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A short fat well off crap cave diver. Likes wrecks
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Because they are crap dive computers.

I had the same problem with my Suunto Vytec. The deco depths were like an on off switch. 7m sit there for ever 5m clears no problem :angry:

I had to get out of the water with the Sinnto showing 40+ odd mins of deco on a couple of Red sea dives where the reef was at 8m but it wouldn't give me any deco credit for being at 8.


For no deco diving they are fine but the issues you describe can be frustrating.

ATB

Mark Chase
 

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His Holeyness
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It's considered that up to 10mtrs there is no problematic absorption of nitrogen, so you can dive up to 10mtrs for ever.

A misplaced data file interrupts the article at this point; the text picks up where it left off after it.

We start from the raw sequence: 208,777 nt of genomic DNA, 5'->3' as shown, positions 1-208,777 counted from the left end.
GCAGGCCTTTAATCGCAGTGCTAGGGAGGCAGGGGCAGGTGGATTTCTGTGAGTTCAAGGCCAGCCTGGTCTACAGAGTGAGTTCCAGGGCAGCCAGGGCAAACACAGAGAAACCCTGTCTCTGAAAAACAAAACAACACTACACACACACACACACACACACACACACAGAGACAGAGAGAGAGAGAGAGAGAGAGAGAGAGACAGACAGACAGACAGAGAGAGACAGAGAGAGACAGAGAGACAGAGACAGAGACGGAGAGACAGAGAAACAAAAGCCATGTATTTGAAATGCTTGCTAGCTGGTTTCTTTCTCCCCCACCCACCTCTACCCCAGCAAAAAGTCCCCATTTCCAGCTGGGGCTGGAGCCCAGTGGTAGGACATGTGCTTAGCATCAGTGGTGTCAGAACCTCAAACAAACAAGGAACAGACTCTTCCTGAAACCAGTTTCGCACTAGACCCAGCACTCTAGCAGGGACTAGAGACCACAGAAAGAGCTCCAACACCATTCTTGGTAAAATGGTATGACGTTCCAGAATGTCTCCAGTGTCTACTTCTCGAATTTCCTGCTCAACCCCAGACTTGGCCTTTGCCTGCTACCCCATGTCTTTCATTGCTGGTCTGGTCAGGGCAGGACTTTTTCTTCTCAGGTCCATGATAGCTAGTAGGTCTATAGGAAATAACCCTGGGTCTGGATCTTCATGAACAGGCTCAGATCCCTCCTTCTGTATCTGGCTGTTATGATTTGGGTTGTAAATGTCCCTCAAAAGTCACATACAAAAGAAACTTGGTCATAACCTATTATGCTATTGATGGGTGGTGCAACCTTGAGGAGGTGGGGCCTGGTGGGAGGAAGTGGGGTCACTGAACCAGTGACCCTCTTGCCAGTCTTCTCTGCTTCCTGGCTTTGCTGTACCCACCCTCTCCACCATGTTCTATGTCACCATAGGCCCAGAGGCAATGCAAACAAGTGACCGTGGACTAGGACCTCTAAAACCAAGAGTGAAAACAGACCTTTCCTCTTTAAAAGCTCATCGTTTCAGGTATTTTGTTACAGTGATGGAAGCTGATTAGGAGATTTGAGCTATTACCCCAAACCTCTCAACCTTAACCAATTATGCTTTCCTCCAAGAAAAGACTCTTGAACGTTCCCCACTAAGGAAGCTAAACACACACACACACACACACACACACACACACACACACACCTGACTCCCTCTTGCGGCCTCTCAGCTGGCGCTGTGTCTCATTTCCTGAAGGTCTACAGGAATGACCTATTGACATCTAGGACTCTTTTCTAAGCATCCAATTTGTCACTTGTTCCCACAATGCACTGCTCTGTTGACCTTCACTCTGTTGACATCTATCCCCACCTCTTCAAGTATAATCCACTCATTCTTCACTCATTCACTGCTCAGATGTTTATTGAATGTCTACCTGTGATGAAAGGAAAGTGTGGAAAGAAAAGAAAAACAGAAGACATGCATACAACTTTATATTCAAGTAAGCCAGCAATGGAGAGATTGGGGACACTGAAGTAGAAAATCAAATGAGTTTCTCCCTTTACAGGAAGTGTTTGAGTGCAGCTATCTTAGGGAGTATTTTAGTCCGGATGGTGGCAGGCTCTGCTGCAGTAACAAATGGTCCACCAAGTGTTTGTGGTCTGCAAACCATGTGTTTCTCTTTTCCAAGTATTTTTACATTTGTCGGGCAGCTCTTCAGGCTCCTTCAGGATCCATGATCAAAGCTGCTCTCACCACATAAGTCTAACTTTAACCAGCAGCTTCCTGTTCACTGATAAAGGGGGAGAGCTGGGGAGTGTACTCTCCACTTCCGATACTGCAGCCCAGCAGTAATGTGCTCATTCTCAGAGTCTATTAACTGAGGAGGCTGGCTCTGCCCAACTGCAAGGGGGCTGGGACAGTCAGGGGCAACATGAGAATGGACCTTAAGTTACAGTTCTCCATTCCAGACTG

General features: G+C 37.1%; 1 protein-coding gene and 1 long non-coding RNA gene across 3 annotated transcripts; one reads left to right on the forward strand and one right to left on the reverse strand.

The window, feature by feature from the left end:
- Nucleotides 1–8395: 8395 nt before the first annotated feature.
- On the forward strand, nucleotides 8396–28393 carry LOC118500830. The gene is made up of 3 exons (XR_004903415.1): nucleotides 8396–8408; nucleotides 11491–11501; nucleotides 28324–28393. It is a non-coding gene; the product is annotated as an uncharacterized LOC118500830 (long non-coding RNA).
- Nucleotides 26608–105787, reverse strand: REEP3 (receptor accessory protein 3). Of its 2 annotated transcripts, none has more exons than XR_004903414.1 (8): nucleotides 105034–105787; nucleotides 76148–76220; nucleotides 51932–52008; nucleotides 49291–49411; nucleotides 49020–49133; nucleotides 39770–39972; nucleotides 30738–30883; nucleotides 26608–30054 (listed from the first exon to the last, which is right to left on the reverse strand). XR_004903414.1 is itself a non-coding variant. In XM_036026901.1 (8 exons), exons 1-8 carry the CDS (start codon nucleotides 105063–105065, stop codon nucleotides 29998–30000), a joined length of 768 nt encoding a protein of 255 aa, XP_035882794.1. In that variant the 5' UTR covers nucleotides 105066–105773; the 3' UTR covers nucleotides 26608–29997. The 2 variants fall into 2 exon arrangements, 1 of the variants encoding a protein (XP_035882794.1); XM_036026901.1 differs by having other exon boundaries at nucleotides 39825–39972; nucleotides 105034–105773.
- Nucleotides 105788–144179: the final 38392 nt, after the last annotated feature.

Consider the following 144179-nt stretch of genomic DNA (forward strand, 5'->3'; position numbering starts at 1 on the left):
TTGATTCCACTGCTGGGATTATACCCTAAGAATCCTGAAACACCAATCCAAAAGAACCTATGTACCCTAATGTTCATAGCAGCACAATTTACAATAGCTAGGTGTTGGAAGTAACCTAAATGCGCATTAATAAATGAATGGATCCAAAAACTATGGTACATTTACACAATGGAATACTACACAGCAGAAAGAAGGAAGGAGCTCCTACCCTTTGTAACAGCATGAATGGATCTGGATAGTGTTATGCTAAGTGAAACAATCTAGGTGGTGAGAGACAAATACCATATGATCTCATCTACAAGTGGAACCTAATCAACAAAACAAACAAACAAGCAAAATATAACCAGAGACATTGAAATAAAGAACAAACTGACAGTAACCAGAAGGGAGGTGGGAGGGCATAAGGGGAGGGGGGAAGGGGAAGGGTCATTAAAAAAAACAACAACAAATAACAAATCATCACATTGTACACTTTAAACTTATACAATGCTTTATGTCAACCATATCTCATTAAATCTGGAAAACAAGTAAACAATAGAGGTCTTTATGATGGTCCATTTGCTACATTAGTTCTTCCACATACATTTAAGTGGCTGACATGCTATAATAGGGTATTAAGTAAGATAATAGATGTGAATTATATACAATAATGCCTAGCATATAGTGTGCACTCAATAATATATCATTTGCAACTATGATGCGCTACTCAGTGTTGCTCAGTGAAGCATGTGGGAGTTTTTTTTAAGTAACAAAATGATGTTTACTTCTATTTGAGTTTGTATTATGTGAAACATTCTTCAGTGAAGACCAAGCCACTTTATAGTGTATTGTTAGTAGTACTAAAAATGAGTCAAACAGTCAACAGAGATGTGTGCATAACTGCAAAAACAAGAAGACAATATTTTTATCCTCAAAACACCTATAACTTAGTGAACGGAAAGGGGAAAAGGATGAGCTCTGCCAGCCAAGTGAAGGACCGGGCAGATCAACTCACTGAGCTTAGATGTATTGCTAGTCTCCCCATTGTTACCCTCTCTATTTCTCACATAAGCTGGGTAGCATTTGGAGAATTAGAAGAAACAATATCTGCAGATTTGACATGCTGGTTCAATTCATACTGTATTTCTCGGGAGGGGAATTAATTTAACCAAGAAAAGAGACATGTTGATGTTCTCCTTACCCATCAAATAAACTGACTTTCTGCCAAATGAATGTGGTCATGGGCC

So if you rise to above 10mtrs. and you've still some no-deco time left, that time will last forever, or whatever the maximum time you computer will allow

I'm sure its explained in the PADI manual somewhere . . .


ColinM
 

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Discussion Starter · #7 ·
It's considered that up to 10mtrs there is no problematic absorption of nitrogen, so you can dive up to 10mtrs for ever.
Doesn't that go against the RDP though, which suggests that even a dive to 10m has a no-decompression limit?
 

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A short fat well off crap cave diver. Likes wrecks